Quincy Jordan: [08:48] Yeah. And you know, so years ago, I would say somewhere between maybe about five to eight years ago, um, I did a significant number of remote trainings and through a company of mine. And one of the one I learned then and saw then how effective those trainings could be remote. Um, I learned a lot of, uh, these are the things that you need to do to, to help them be remote, obviously, stable internet connection, uh, videos on, uh, a lot of thinking ahead, maybe a little bit more than what you have to do for traditional class. There’s a lot more set up as let’s say, as a trainer or as a facilitator for a workshop, um, that you would have to do. But one of the things that I think is, is different now versus seven, eight years ago, um, are things like applications like mural and, you know, other digital whiteboard type applications that you can use where you have collaborative spaces, uh, that were not as available before, or, you know, maybe they weren’t as robust as they are now. Uh, neither was the bandwidth as well, just in general. So, so there are a number of things that when I look at it, the accelerator that COVID-19 has been, was pleasantly matched by technology that was not available. Had this happen 10 years ago, this would have been a very different situation 10 years ago.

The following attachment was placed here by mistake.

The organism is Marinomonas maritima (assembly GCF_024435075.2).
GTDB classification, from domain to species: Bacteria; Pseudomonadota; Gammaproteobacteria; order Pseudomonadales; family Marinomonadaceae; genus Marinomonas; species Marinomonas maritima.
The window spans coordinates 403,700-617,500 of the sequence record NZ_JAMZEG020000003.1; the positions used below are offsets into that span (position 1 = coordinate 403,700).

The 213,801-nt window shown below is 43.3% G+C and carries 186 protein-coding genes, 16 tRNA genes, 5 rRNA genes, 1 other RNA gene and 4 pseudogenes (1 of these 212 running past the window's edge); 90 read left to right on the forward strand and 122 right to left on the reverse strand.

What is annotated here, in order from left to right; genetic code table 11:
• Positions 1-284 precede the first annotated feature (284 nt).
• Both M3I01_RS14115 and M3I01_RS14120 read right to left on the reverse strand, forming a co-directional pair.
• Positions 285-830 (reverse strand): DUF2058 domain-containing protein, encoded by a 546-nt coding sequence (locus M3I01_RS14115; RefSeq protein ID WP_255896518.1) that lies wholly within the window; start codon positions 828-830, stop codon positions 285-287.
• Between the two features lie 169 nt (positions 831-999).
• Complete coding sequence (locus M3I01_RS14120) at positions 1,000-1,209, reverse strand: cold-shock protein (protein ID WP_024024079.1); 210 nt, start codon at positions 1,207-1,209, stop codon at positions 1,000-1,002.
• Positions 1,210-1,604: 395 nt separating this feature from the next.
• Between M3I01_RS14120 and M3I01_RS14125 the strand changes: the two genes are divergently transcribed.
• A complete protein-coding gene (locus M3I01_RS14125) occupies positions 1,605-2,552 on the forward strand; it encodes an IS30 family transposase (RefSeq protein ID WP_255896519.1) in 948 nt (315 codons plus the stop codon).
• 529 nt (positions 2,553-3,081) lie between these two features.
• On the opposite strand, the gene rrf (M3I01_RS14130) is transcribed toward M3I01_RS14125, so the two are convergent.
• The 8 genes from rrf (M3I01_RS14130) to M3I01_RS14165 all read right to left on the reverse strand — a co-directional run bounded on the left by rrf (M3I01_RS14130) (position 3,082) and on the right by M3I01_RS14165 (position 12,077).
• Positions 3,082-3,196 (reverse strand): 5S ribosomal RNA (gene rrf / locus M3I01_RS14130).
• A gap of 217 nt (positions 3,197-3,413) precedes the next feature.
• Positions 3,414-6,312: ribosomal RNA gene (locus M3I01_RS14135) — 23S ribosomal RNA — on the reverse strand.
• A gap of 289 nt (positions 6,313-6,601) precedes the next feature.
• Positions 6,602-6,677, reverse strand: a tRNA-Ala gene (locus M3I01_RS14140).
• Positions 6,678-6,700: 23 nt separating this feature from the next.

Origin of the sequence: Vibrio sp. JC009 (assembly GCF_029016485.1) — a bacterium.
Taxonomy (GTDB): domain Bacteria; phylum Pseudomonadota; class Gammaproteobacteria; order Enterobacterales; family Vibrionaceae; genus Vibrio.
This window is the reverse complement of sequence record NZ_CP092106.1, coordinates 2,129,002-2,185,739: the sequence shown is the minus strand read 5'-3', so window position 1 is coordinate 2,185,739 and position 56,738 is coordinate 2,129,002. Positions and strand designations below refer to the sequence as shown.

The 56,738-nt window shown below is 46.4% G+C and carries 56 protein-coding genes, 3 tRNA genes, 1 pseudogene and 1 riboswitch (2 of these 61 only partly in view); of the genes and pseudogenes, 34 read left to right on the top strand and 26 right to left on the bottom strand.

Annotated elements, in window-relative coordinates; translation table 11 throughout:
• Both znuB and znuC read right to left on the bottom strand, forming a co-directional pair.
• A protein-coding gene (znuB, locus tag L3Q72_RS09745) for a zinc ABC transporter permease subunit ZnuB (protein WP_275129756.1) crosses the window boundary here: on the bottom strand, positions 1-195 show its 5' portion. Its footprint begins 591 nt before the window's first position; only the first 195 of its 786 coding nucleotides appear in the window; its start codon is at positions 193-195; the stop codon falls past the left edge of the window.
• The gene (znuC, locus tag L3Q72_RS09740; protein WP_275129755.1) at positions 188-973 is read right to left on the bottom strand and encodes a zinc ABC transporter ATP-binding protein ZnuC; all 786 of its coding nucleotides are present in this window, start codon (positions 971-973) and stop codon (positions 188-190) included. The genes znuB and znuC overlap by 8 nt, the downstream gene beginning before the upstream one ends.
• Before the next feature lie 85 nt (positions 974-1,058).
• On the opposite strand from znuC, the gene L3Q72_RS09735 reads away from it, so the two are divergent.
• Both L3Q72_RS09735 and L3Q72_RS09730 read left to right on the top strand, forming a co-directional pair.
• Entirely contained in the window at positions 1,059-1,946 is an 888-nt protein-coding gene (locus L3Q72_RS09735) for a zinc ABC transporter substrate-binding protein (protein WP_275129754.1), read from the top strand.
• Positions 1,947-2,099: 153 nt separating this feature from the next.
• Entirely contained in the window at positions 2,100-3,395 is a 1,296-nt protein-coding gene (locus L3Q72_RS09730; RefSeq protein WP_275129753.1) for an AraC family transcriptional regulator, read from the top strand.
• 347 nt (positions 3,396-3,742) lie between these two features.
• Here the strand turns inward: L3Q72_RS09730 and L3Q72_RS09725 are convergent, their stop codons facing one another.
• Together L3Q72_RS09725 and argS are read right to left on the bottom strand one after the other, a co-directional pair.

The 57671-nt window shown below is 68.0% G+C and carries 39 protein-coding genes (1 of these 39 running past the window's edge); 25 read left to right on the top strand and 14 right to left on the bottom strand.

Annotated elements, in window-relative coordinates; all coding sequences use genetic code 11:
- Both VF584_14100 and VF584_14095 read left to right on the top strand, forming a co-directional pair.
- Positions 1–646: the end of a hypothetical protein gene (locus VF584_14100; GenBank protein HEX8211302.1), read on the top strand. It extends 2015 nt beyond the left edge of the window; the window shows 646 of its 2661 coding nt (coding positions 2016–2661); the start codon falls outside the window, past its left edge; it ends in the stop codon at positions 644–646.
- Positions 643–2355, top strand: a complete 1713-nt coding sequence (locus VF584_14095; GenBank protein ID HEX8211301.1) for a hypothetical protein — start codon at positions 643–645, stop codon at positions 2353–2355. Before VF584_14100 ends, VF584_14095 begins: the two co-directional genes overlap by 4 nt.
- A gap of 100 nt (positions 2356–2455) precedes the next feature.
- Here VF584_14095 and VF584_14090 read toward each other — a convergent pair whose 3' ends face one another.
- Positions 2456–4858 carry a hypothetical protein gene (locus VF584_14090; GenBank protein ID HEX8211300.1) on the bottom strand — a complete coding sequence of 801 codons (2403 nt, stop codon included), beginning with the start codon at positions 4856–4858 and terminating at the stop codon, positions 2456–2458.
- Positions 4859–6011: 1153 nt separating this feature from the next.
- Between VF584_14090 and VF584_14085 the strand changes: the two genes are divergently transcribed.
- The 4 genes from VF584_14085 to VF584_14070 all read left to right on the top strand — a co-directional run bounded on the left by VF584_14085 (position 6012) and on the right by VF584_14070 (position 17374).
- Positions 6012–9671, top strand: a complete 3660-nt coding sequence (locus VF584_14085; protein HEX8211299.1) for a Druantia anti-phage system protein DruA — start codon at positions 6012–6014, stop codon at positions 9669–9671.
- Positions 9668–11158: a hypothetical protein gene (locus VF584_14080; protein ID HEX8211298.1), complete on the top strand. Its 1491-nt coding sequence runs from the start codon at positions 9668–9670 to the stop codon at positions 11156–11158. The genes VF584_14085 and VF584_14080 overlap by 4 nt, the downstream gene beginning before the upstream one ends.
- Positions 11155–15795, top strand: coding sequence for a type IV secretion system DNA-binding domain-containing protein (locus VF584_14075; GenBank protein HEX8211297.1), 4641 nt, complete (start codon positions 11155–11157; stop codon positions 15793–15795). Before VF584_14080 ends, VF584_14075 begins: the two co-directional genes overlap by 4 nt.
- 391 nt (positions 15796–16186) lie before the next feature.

Dan Neumann: [10:42] Agreed. I think, you know, especially as I reflect on the speed at which the healthcare industry seems to be progressing towards potential vaccines, you know, obviously nothing solved it, the computing power, the technology that compare with it, the collaboration technology is a massive enabler. And we see that with cloud services like Microsoft’s Azure cloud. We don’t have to wait for rack servers to be shipped across the country, dropped on the loading dock, put into racks, installed by humans, et cetera, et cetera. It’s literally a script that spins up your new infrastructure. Um, and that’s, that’s pretty amazing as well that the tech as an enabler.